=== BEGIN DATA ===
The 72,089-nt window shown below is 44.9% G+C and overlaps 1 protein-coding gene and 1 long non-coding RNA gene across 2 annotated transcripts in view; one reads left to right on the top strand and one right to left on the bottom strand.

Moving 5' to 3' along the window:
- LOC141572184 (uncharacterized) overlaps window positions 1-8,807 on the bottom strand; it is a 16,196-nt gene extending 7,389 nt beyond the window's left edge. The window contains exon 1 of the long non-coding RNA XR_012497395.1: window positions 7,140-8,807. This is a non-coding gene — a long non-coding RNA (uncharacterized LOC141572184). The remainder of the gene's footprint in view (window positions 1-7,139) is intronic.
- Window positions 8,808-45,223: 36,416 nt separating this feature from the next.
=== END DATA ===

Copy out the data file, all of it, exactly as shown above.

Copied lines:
The 72,089-nt window shown below is 44.9% G+C and overlaps 1 protein-coding gene and 1 long non-coding RNA gene across 2 annotated transcripts in view; one reads left to right on the top strand and one right to left on the bottom strand.

Moving 5' to 3' along the window:
- LOC141572184 (uncharacterized) overlaps window positions 1-8,807 on the bottom strand; it is a 16,196-nt gene extending 7,389 nt beyond the window's left edge. The window contains exon 1 of the long non-coding RNA XR_012497395.1: window positions 7,140-8,807. This is a non-coding gene — a long non-coding RNA (uncharacterized LOC141572184). The remainder of the gene's footprint in view (window positions 1-7,139) is intronic.
- Window positions 8,808-45,223: 36,416 nt separating this feature from the next.